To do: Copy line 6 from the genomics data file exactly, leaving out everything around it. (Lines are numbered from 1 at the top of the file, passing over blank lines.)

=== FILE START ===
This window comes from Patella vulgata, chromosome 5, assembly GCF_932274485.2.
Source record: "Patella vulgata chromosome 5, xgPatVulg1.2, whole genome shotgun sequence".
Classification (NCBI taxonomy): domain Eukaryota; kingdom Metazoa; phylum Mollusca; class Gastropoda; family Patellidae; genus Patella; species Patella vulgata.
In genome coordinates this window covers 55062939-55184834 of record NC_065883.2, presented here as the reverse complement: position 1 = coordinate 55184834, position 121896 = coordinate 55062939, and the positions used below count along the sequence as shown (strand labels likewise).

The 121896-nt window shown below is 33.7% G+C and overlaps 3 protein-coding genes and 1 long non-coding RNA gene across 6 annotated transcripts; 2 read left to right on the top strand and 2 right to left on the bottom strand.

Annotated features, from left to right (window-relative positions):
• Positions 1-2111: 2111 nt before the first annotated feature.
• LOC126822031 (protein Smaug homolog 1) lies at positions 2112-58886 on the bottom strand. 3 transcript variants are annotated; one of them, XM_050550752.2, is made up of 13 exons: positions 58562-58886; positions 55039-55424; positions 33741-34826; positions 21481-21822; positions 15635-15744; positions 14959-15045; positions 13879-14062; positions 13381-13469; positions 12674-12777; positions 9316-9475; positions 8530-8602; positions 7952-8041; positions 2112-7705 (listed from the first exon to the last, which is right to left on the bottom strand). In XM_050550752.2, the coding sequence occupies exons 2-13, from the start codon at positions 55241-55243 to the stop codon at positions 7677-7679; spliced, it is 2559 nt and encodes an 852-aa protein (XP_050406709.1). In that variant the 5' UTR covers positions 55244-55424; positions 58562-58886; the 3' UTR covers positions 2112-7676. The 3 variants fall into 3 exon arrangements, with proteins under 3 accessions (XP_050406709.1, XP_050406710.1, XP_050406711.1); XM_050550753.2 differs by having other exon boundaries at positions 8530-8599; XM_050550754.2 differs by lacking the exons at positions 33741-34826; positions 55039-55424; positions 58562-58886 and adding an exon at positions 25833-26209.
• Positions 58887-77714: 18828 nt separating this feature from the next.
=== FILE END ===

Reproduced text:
Annotated features, from left to right (window-relative positions):